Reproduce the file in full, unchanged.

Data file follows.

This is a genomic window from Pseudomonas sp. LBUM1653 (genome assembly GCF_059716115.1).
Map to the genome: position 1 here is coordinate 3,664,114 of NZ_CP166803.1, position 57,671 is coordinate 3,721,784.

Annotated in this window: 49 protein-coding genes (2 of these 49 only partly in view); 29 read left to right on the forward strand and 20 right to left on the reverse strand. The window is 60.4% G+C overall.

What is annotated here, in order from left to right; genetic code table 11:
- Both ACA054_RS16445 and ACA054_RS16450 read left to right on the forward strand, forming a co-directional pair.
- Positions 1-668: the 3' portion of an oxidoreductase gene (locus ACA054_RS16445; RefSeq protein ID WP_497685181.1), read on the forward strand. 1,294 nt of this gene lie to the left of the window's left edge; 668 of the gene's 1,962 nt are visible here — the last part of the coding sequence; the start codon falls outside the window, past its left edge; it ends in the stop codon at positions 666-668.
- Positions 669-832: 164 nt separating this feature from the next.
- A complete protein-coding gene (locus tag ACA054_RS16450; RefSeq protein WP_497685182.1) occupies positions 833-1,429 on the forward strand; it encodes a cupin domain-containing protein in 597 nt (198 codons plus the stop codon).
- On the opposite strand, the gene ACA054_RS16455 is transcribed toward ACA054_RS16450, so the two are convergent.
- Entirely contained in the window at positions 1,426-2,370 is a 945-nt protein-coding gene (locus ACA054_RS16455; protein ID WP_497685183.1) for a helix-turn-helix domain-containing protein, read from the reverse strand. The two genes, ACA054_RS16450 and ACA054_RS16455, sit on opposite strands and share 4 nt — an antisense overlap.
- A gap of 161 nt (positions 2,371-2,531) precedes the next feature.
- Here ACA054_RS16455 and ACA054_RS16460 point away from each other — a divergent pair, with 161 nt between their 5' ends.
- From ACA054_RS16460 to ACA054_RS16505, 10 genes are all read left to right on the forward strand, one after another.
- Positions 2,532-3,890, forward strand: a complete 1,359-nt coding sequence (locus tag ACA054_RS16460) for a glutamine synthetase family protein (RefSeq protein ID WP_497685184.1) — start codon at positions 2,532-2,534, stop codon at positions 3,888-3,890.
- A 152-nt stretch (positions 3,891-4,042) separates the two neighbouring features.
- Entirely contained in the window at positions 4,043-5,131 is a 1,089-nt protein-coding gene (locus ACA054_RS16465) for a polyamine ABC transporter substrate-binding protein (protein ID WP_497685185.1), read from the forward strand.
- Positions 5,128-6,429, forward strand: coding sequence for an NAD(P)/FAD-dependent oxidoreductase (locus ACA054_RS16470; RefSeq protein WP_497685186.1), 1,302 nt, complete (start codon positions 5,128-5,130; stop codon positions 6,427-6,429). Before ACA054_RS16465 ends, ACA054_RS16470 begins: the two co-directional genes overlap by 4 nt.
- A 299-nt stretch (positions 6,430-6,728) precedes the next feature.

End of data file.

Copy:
This is a genomic window from Pseudomonas sp. LBUM1653 (genome assembly GCF_059716115.1).
Map to the genome: position 1 here is coordinate 3,664,114 of NZ_CP166803.1, position 57,671 is coordinate 3,721,784.

Annotated in this window: 49 protein-coding genes (2 of these 49 only partly in view); 29 read left to right on the forward strand and 20 right to left on the reverse strand. The window is 60.4% G+C overall.

What is annotated here, in order from left to right; genetic code table 11:
- Both ACA054_RS16445 and ACA054_RS16450 read left to right on the forward strand, forming a co-directional pair.
- Positions 1-668: the 3' portion of an oxidoreductase gene (locus ACA054_RS16445; RefSeq protein ID WP_497685181.1), read on the forward strand. 1,294 nt of this gene lie to the left of the window's left edge; 668 of the gene's 1,962 nt are visible here — the last part of the coding sequence; the start codon falls outside the window, past its left edge; it ends in the stop codon at positions 666-668.
- Positions 669-832: 164 nt separating this feature from the next.
- A complete protein-coding gene (locus tag ACA054_RS16450; RefSeq protein WP_497685182.1) occupies positions 833-1,429 on the forward strand; it encodes a cupin domain-containing protein in 597 nt (198 codons plus the stop codon).
- On the opposite strand, the gene ACA054_RS16455 is transcribed toward ACA054_RS16450, so the two are convergent.
- Entirely contained in the window at positions 1,426-2,370 is a 945-nt protein-coding gene (locus ACA054_RS16455; protein ID WP_497685183.1) for a helix-turn-helix domain-containing protein, read from the reverse strand. The two genes, ACA054_RS16450 and ACA054_RS16455, sit on opposite strands and share 4 nt — an antisense overlap.
- A gap of 161 nt (positions 2,371-2,531) precedes the next feature.
- Here ACA054_RS16455 and ACA054_RS16460 point away from each other — a divergent pair, with 161 nt between their 5' ends.
- From ACA054_RS16460 to ACA054_RS16505, 10 genes are all read left to right on the forward strand, one after another.
- Positions 2,532-3,890, forward strand: a complete 1,359-nt coding sequence (locus tag ACA054_RS16460) for a glutamine synthetase family protein (RefSeq protein ID WP_497685184.1) — start codon at positions 2,532-2,534, stop codon at positions 3,888-3,890.
- A 152-nt stretch (positions 3,891-4,042) separates the two neighbouring features.
- Entirely contained in the window at positions 4,043-5,131 is a 1,089-nt protein-coding gene (locus ACA054_RS16465) for a polyamine ABC transporter substrate-binding protein (protein ID WP_497685185.1), read from the forward strand.
- Positions 5,128-6,429, forward strand: coding sequence for an NAD(P)/FAD-dependent oxidoreductase (locus ACA054_RS16470; RefSeq protein WP_497685186.1), 1,302 nt, complete (start codon positions 5,128-5,130; stop codon positions 6,427-6,429). Before ACA054_RS16465 ends, ACA054_RS16470 begins: the two co-directional genes overlap by 4 nt.
- A 299-nt stretch (positions 6,430-6,728) precedes the next feature.